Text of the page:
organic products grown in a sustainable habitat

Sustainability is the future!

29 November 2013

environment, social reponsibility

An article by Jo Confino in the Guardian about sustainability made an interesting remark about it: “ We will only create prosperity within planetary boundaries if we start to really believe it is possible.” In other words, sustainability is struggling to articulate a vision of a future that is both prosperous and within planetary boundaries. But what is sustainability?

As a basic concept, sustainability focuses on creating a better world and not compromising the ability of future generations to meet their needs by embracing three core aspects: environment, economy and social equity. Sustainability can take many forms but in particular the focus today is on sustainable agriculture.

The food production system currently in place heavily relies on monoculture, mechanization, chemical pesticides and fertilizers to make food abundant and affordable. However, the ecological and social price that had to be paid for this was really high. It caused: erosion; the depletion and contamination of soil and water resources; loss of biodiversity, deforestation and labor abuses (unsuitable working conditions and unfair wages).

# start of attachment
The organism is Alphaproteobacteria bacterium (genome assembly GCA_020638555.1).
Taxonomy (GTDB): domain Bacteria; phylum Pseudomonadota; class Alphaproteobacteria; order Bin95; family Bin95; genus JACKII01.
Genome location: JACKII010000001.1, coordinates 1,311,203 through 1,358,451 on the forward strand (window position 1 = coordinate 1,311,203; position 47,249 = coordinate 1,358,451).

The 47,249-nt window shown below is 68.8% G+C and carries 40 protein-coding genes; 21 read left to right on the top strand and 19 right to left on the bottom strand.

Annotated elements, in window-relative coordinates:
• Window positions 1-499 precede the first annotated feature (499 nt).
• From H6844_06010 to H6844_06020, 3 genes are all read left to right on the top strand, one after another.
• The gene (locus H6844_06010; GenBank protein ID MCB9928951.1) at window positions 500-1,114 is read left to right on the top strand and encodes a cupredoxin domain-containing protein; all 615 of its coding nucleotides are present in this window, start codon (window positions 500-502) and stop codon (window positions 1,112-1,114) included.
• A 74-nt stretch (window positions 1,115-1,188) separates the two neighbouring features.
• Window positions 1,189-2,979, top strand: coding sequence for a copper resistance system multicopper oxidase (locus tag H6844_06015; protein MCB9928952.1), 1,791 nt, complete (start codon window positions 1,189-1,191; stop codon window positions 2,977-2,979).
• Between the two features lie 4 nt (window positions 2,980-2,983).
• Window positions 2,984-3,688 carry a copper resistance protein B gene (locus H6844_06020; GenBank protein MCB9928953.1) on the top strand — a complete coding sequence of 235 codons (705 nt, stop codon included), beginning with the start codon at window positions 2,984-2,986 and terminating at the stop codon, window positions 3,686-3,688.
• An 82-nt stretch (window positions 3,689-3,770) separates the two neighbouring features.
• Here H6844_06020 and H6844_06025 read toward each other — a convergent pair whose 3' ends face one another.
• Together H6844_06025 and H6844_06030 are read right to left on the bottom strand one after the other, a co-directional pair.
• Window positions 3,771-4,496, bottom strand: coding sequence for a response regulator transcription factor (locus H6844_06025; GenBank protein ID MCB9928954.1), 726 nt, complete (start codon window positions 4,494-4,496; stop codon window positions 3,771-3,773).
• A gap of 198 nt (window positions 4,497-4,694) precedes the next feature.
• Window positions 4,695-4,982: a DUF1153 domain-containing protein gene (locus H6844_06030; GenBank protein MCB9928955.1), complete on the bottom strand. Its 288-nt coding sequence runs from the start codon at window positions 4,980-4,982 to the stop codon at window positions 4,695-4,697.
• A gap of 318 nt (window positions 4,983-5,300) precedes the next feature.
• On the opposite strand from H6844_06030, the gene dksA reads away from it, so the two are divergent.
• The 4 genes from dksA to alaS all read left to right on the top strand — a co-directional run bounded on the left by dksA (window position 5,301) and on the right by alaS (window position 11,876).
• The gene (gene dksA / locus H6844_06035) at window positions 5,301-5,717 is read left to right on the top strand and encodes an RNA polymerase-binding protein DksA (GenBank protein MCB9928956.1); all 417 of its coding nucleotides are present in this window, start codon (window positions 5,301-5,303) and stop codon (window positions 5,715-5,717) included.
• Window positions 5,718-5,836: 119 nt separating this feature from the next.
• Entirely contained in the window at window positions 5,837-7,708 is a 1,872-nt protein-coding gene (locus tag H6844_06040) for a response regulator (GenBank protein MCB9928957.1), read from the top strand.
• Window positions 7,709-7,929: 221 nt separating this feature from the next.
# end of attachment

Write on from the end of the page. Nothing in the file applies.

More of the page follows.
Public pressure and societal changes aimed to transform the agricultural and food provision system in becoming more sustainable. Thus, sustainable agriculture develops a steady supply of food in harmony with the essential natural resources on which farming depends. The main concepts of sustainable agricultural techniques include: organic, ecological, low-input and holistic. The main commonality between these techniques is that they embrace practices that mimic natural ecological processes that avoid pesticides and fertilizers for alternative methods. Sustainable farmers focus on reducing, reusing and recycling:

Reducing– focusing on efficiently using resources (e.g. nurturing the presence of organisms that can help control crop-destroying pests);
Recycling¬– using the organic waste for compost or manure preparation;
Reusing– resources such as water in the farm itself.

There are also broader principles that have to be in place in order to truly deserve the name sustainable agriculture such as treating the farmers in a fair and just manner in order to increase the quality of their livelihood.

Natural Habitats believes that sustainability, as a vision is possible– embedding it as the core driver to ensure a responsible production. It is a long-term commitment that focuses on resource conservation, social development and environmental stewardship through: